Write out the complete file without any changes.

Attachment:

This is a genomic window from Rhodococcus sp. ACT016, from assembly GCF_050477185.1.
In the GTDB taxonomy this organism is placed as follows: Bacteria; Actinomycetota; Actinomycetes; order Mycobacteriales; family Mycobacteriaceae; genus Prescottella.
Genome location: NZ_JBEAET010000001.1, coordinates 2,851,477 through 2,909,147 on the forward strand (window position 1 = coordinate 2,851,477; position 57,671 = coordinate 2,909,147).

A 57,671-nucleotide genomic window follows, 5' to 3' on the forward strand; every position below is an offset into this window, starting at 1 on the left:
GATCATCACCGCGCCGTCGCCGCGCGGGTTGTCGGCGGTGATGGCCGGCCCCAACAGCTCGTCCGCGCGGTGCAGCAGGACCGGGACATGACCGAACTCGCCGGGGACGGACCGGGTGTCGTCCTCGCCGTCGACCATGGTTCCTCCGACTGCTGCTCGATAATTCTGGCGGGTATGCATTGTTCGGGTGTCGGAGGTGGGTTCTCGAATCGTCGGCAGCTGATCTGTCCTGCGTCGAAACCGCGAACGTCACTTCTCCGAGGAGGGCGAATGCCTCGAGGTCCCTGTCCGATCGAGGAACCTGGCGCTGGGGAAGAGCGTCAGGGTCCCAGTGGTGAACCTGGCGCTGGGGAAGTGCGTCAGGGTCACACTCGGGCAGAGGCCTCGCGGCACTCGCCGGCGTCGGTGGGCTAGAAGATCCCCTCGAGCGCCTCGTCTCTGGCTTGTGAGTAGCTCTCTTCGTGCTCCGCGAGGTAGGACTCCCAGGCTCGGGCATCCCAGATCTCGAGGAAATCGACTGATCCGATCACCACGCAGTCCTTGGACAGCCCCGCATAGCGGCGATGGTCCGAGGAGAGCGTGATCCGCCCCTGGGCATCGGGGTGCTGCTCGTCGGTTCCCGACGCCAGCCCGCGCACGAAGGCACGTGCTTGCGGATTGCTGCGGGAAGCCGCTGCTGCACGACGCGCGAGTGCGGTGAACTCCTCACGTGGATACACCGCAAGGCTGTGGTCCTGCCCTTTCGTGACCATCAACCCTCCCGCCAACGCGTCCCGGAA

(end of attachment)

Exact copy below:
This is a genomic window from Rhodococcus sp. ACT016, from assembly GCF_050477185.1.
In the GTDB taxonomy this organism is placed as follows: Bacteria; Actinomycetota; Actinomycetes; order Mycobacteriales; family Mycobacteriaceae; genus Prescottella.
Genome location: NZ_JBEAET010000001.1, coordinates 2,851,477 through 2,909,147 on the forward strand (window position 1 = coordinate 2,851,477; position 57,671 = coordinate 2,909,147).

A 57,671-nucleotide genomic window follows, 5' to 3' on the forward strand; every position below is an offset into this window, starting at 1 on the left:
GATCATCACCGCGCCGTCGCCGCGCGGGTTGTCGGCGGTGATGGCCGGCCCCAACAGCTCGTCCGCGCGGTGCAGCAGGACCGGGACATGACCGAACTCGCCGGGGACGGACCGGGTGTCGTCCTCGCCGTCGACCATGGTTCCTCCGACTGCTGCTCGATAATTCTGGCGGGTATGCATTGTTCGGGTGTCGGAGGTGGGTTCTCGAATCGTCGGCAGCTGATCTGTCCTGCGTCGAAACCGCGAACGTCACTTCTCCGAGGAGGGCGAATGCCTCGAGGTCCCTGTCCGATCGAGGAACCTGGCGCTGGGGAAGAGCGTCAGGGTCCCAGTGGTGAACCTGGCGCTGGGGAAGTGCGTCAGGGTCACACTCGGGCAGAGGCCTCGCGGCACTCGCCGGCGTCGGTGGGCTAGAAGATCCCCTCGAGCGCCTCGTCTCTGGCTTGTGAGTAGCTCTCTTCGTGCTCCGCGAGGTAGGACTCCCAGGCTCGGGCATCCCAGATCTCGAGGAAATCGACTGATCCGATCACCACGCAGTCCTTGGACAGCCCCGCATAGCGGCGATGGTCCGAGGAGAGCGTGATCCGCCCCTGGGCATCGGGGTGCTGCTCGTCGGTTCCCGACGCCAGCCCGCGCACGAAGGCACGTGCTTGCGGATTGCTGCGGGAAGCCGCTGCTGCACGACGCGCGAGTGCGGTGAACTCCTCACGTGGATACACCGCAAGGCTGTGGTCCTGCCCTTTCGTGACCATCAACCCTCCCGCCAACGCGTCCCGGAA